"Chrome wheeled, fuel injected and steppin' out over the line"

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    Director of Training Mike Phillips's Avatar
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    Re: How to wash a coated car - The Gentle Approach for Washing a Car by Mike Phillips

    Quote Originally Posted by ViperGuy21 View Post

    Great article as always Mike!
    Thank you. Just a simple article for a process that should be kept simple but effective.



    Quote Originally Posted by Marc08EX View Post

    Amazing and detailed write-up Mike!
    Thanks Marc. Again, just a simple process for maintaining a coated car. Currently in the Wolfgang line there's no dedicated or specific spray-and-wipe maintenance product that also offers a synergistic chemical compatibility like there is in the Pinnacle Black Label line.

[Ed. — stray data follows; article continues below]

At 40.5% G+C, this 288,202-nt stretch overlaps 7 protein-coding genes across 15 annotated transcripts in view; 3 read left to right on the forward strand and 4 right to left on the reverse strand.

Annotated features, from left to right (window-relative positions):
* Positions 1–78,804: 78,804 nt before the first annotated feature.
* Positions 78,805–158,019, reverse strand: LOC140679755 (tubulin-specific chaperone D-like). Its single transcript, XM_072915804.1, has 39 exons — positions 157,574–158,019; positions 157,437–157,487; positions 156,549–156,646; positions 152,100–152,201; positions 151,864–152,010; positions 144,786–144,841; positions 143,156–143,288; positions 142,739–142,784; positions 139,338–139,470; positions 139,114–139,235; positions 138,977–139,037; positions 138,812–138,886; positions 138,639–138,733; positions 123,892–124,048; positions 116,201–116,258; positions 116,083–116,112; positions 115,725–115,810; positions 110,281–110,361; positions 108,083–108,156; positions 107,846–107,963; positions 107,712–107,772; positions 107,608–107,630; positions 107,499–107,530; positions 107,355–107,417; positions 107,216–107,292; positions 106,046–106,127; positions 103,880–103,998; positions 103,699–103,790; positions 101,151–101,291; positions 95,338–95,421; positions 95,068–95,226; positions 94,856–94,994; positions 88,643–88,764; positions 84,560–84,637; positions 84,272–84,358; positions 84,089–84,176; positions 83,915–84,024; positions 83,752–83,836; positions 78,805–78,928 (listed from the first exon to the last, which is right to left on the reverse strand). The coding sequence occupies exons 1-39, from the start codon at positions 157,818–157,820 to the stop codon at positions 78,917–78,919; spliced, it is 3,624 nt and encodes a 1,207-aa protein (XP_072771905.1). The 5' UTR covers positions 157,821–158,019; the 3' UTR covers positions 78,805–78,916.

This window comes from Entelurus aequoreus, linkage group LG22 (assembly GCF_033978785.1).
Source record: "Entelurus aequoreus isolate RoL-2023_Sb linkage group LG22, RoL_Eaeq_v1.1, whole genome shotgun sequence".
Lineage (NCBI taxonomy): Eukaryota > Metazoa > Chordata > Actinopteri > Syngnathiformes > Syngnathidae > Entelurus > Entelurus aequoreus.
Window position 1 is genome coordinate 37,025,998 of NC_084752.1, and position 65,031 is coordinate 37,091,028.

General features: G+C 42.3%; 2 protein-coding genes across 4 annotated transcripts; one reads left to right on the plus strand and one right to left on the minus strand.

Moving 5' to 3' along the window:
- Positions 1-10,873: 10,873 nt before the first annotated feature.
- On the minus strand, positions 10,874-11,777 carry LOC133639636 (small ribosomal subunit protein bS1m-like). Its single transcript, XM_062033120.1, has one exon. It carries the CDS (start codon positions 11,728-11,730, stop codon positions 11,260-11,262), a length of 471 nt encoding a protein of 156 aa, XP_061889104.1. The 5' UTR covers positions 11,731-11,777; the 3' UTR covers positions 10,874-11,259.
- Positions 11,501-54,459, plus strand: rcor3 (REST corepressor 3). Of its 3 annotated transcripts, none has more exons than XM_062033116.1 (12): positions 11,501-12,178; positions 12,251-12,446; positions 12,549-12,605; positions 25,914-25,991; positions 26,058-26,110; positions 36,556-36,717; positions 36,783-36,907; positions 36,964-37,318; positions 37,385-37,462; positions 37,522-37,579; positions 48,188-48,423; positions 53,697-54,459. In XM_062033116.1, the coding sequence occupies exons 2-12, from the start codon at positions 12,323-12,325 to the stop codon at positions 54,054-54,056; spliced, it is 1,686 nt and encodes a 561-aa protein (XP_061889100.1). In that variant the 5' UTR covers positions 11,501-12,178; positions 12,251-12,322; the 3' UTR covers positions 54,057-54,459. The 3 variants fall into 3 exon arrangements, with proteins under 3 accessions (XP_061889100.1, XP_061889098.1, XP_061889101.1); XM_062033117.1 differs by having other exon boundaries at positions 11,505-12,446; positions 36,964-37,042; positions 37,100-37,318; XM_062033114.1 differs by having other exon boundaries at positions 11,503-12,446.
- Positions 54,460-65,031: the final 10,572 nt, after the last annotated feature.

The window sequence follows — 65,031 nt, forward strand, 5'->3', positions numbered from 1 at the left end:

I think this is the weak link in all coating lines in that if the idea is to NOT apply something over the coating that defeats the features and benefits of the coating, then besides washing and thoroughly rinsing there's not much else you can use.

    In the past I used the Pinnacle Black Label Surface Coating on the wife's car and then after washing it I would use the PBL Detailer to remove any of the fine water spots that are left on the paint after drying and then either re-apply the Surface Coating or the Booster. Both restored that "Just Coated Look" that I really like our cars to have and also maintained the easy to wash, easy to dry and self-cleaning effect that makes me use a coating in the first place.



    Quote Originally Posted by Jomax View Post

    Very nice write up!

    Question though. Any reason you must PAT dry with a good MF drying towel vs wipe it dry in a left to right motion? Isn't the surface clean already?
    Great question.